Fencing is a sport often called “physical chess” due to the cerebral nature of the game and the need to constantly be thinking one step ahead of your opponent. Of equal importance is the ability to overcome adversity when down a few touches. In teenage fencers in particular, who are prone to the ebbs and flows of their testosterone and hormones, getting them to settle down and relax on the strip can be as difficult as telling Sneakers O’Toole to take his sneakers off.
Elimination matches in which a fencer begins with a five touch deficit can often daunting; yet, the fencer who is able to shrug his misfortune and bring back the score is an elite athlete in the sport. In the 2003 Division 1 National Championship, attendees were able to witness a classic case of “the old and cunning” vs. “the young and talented.” John Moreau, a 50+ year old fencer at the time was fencing against Chris O’Loughlin, a former NCAA champion in his prime. O’Loughlin had a 14-8 lead, needing one more touch to enter the final. The bout had to be over, right? Wrong. In one of the most fascinating shows of precision and gall, Moreau orchestrated a seven touch comeback to win 15-14 over O’Loughlin. He would go on to defeat Soren Thompson, a 2004, 2008 and 2012 Olympian in the final— with ease.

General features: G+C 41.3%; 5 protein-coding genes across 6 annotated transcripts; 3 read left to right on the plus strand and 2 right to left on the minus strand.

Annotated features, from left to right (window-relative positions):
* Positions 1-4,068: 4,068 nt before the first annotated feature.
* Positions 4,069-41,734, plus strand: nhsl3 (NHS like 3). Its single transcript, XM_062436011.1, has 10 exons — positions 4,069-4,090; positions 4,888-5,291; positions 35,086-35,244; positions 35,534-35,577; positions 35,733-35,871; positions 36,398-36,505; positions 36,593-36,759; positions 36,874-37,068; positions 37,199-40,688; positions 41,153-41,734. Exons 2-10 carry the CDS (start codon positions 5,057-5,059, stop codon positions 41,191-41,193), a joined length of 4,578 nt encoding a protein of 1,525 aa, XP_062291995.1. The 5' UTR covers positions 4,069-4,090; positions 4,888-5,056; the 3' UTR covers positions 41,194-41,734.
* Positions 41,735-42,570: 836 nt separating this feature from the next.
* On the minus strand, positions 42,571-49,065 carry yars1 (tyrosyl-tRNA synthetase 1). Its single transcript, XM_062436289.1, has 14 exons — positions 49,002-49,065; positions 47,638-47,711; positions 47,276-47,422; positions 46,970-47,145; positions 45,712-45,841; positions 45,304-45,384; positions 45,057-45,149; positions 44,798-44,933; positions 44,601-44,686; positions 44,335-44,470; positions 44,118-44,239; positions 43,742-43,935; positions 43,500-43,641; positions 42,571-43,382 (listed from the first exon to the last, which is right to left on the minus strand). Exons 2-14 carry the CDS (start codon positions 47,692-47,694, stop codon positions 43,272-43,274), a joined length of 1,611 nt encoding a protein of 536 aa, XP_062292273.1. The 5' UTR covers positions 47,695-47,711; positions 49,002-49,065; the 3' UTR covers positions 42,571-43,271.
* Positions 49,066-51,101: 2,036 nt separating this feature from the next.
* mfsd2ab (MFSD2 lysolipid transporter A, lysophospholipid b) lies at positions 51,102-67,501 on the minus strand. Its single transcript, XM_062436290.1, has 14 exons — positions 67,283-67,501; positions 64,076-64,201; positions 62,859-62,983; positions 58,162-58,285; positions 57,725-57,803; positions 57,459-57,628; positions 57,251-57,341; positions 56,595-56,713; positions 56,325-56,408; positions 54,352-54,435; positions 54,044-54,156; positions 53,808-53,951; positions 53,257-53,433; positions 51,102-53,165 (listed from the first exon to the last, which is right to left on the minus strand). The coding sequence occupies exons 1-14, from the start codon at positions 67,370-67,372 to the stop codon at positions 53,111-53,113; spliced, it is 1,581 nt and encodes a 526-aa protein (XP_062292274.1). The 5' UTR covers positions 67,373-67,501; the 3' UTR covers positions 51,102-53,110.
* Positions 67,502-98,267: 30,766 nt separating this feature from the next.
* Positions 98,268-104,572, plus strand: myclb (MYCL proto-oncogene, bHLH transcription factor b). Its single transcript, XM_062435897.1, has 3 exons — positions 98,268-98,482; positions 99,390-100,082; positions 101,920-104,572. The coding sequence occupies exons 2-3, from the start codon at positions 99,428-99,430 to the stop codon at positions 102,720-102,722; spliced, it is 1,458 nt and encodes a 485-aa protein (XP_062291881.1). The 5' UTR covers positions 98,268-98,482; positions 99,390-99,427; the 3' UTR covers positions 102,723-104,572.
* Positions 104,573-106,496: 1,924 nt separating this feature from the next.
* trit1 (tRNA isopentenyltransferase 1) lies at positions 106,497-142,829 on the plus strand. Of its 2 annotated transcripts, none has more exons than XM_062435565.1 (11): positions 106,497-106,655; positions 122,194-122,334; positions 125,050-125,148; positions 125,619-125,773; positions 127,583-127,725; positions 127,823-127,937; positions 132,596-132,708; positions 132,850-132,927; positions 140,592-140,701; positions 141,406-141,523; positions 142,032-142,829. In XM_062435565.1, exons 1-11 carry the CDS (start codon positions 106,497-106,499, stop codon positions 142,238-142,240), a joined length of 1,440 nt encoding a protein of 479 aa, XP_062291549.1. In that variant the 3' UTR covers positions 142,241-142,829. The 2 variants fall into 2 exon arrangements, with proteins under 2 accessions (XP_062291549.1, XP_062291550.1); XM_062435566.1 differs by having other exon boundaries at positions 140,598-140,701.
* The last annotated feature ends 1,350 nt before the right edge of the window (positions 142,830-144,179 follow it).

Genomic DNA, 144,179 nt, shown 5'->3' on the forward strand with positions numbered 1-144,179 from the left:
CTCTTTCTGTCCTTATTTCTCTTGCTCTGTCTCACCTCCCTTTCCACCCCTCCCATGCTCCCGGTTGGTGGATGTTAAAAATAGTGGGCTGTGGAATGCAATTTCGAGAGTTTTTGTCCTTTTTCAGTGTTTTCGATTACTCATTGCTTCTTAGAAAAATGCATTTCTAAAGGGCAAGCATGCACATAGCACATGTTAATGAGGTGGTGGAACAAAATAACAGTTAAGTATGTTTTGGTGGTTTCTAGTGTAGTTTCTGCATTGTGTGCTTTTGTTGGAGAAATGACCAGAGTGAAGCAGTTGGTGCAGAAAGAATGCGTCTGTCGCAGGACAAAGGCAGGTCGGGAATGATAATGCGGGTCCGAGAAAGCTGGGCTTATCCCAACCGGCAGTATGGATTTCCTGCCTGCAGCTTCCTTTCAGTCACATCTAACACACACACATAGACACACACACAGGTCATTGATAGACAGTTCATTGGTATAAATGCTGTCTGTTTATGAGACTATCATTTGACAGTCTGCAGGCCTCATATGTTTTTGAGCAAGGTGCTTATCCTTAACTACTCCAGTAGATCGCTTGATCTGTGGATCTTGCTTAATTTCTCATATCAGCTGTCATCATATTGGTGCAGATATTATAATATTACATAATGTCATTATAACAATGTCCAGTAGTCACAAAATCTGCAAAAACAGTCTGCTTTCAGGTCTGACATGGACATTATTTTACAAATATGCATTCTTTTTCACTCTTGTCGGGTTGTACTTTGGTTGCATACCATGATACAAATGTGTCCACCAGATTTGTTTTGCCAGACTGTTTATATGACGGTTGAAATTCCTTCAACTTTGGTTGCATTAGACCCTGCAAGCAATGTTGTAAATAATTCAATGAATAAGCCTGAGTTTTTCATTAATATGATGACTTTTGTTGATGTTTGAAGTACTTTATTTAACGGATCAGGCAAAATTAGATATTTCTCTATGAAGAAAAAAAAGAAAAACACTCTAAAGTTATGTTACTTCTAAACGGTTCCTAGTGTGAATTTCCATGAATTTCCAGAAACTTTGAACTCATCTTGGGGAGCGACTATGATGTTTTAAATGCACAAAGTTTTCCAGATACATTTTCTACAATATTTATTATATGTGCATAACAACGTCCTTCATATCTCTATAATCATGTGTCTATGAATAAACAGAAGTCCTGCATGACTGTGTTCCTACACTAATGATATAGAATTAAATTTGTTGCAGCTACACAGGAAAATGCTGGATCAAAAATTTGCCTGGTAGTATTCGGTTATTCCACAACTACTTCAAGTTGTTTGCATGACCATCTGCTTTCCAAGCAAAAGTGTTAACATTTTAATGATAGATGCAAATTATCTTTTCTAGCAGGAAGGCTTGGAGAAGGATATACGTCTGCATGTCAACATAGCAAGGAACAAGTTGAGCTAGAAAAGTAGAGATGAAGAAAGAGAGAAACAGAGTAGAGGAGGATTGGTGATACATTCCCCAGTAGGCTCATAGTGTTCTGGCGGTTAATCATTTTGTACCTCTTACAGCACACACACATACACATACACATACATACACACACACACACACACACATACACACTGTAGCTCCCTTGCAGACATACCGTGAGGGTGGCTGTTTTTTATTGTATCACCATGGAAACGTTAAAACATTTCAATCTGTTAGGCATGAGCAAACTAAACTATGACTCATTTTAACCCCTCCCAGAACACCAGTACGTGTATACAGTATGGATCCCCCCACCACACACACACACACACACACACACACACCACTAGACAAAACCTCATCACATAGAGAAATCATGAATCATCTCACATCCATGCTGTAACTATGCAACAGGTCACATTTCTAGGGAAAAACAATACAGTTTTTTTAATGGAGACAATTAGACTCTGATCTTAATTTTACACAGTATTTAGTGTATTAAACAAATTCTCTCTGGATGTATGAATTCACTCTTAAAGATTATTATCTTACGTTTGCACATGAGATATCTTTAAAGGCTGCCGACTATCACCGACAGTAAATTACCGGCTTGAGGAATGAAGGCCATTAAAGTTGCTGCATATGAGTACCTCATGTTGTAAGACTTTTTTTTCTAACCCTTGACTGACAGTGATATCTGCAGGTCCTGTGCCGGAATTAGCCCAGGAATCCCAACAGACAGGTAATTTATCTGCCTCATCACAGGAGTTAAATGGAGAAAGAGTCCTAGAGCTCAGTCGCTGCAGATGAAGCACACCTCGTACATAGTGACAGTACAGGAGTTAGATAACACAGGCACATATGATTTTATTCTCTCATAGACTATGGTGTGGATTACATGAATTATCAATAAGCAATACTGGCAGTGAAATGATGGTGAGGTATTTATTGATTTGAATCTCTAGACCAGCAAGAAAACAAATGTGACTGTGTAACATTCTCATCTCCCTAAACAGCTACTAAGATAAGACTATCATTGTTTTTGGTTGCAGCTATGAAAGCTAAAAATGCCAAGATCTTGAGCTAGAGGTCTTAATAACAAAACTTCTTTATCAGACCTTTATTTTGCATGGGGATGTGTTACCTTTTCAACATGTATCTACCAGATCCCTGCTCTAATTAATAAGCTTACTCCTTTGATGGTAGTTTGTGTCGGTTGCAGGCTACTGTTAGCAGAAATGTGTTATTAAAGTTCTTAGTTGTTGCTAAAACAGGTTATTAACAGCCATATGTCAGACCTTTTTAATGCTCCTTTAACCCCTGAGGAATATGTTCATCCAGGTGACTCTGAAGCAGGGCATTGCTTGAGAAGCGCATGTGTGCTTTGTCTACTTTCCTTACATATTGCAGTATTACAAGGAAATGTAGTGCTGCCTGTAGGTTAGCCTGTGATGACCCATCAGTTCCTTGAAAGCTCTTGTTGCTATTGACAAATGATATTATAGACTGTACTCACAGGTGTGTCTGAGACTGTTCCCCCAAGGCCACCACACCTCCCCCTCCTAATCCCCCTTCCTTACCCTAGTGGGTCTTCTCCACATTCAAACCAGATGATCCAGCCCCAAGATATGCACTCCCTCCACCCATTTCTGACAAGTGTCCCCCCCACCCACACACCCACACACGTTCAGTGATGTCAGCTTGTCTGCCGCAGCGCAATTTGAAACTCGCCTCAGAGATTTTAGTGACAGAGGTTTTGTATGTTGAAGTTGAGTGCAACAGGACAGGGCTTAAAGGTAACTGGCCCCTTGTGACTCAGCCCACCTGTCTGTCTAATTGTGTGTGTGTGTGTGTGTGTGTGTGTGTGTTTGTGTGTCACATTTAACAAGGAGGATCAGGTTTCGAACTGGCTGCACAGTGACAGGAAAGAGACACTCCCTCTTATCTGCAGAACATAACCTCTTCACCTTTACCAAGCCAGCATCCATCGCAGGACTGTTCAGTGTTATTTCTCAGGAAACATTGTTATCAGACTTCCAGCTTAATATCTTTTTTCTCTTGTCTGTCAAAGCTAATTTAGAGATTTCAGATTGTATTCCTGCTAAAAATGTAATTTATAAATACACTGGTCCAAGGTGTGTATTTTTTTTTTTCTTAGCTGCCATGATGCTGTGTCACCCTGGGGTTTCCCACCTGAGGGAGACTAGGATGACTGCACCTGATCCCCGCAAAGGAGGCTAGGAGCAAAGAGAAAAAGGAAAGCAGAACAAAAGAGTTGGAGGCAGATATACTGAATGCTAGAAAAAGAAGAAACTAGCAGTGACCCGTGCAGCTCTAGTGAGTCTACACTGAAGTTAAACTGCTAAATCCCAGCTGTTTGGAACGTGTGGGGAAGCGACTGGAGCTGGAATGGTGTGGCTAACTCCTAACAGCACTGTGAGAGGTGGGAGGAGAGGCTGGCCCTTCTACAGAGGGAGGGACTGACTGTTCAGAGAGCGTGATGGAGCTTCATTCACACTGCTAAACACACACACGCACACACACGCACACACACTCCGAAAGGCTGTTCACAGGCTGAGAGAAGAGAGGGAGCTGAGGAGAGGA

Those who have had the misfortune (or fortune) of receiving my strip coaching will often hear me yell out “The score is 0-0,” regardless of the actual score. This is to remind the fencer that they must reset after every touch and focus on the next one, which is easiest to do when they have mentally convinced themselves that it’s the start of the bout. This is of course, consistent with the “one touch at a time” philosophy in the game of physical chess.
Understanding the 0-0 philosophy goes a long way outside of the piste as well. I work in what would be considered a high-stress job with a lot of deadlines, rapidly changing conditions, and an always ambiguous environment. Colleagues have commented on my unwaveringly calm demeanor, even during times of considerable anxiety. Fencing has taught me to relax, assess the problem at hand, and conquer with a steady hand and halcyon disposition. The fencer who understands the idea of the 0-0 philosophy will undoubtedly be able to do the same. As I’ve said many times, he who masters fencing masters life.